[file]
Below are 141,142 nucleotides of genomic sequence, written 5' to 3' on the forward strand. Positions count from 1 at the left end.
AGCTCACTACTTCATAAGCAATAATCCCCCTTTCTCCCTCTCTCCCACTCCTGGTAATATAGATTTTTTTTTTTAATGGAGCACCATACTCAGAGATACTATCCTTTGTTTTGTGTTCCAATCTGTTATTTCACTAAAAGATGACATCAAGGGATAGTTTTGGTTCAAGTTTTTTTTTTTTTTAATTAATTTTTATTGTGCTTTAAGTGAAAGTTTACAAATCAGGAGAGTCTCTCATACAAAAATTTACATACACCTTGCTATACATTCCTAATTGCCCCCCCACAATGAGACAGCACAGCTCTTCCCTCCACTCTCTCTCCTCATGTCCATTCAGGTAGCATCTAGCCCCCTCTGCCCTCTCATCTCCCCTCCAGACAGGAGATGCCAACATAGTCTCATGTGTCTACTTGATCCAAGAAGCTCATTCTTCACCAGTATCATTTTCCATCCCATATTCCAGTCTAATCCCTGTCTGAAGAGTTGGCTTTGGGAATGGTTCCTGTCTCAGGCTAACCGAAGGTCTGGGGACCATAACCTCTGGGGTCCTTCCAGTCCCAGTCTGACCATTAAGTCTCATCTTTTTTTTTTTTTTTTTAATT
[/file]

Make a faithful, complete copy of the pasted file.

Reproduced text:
Below are 141,142 nucleotides of genomic sequence, written 5' to 3' on the forward strand. Positions count from 1 at the left end.
AGCTCACTACTTCATAAGCAATAATCCCCCTTTCTCCCTCTCTCCCACTCCTGGTAATATAGATTTTTTTTTTTAATGGAGCACCATACTCAGAGATACTATCCTTTGTTTTGTGTTCCAATCTGTTATTTCACTAAAAGATGACATCAAGGGATAGTTTTGGTTCAAGTTTTTTTTTTTTTTAATTAATTTTTATTGTGCTTTAAGTGAAAGTTTACAAATCAGGAGAGTCTCTCATACAAAAATTTACATACACCTTGCTATACATTCCTAATTGCCCCCCCACAATGAGACAGCACAGCTCTTCCCTCCACTCTCTCTCCTCATGTCCATTCAGGTAGCATCTAGCCCCCTCTGCCCTCTCATCTCCCCTCCAGACAGGAGATGCCAACATAGTCTCATGTGTCTACTTGATCCAAGAAGCTCATTCTTCACCAGTATCATTTTCCATCCCATATTCCAGTCTAATCCCTGTCTGAAGAGTTGGCTTTGGGAATGGTTCCTGTCTCAGGCTAACCGAAGGTCTGGGGACCATAACCTCTGGGGTCCTTCCAGTCCCAGTCTGACCATTAAGTCTCATCTTTTTTTTTTTTTTTTTAATT